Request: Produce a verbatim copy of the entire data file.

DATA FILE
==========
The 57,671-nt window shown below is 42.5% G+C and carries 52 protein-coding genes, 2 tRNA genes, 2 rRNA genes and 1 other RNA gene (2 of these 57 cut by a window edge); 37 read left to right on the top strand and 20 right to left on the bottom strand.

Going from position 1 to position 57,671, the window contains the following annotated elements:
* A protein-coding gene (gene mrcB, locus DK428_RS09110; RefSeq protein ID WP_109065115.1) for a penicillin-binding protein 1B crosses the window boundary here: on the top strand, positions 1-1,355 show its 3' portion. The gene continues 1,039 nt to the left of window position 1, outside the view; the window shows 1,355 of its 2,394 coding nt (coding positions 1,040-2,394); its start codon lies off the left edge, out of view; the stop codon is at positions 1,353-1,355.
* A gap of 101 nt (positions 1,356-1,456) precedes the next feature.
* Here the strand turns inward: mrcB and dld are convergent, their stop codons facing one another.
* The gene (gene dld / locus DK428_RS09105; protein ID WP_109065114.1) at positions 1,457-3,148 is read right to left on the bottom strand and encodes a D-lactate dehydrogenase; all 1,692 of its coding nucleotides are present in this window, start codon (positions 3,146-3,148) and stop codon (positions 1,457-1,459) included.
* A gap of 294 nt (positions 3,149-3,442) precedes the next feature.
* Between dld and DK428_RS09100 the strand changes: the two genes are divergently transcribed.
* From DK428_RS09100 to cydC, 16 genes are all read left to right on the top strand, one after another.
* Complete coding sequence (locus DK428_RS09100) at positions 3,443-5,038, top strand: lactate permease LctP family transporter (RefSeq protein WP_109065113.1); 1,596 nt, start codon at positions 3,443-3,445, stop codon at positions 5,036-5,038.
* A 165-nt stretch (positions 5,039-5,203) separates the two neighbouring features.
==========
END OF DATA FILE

The 57,671-nt window shown below is 42.5% G+C and carries 52 protein-coding genes, 2 tRNA genes, 2 rRNA genes and 1 other RNA gene (2 of these 57 cut by a window edge); 37 read left to right on the top strand and 20 right to left on the bottom strand.

Going from position 1 to position 57,671, the window contains the following annotated elements:
* A protein-coding gene (gene mrcB, locus DK428_RS09110; RefSeq protein ID WP_109065115.1) for a penicillin-binding protein 1B crosses the window boundary here: on the top strand, positions 1-1,355 show its 3' portion. The gene continues 1,039 nt to the left of window position 1, outside the view; the window shows 1,355 of its 2,394 coding nt (coding positions 1,040-2,394); its start codon lies off the left edge, out of view; the stop codon is at positions 1,353-1,355.
* A gap of 101 nt (positions 1,356-1,456) precedes the next feature.
* Here the strand turns inward: mrcB and dld are convergent, their stop codons facing one another.
* The gene (gene dld / locus DK428_RS09105; protein ID WP_109065114.1) at positions 1,457-3,148 is read right to left on the bottom strand and encodes a D-lactate dehydrogenase; all 1,692 of its coding nucleotides are present in this window, start codon (positions 3,146-3,148) and stop codon (positions 1,457-1,459) included.
* A gap of 294 nt (positions 3,149-3,442) precedes the next feature.
* Between dld and DK428_RS09100 the strand changes: the two genes are divergently transcribed.
* From DK428_RS09100 to cydC, 16 genes are all read left to right on the top strand, one after another.
* Complete coding sequence (locus DK428_RS09100) at positions 3,443-5,038, top strand: lactate permease LctP family transporter (RefSeq protein WP_109065113.1); 1,596 nt, start codon at positions 3,443-3,445, stop codon at positions 5,036-5,038.
* A 165-nt stretch (positions 5,039-5,203) separates the two neighbouring features.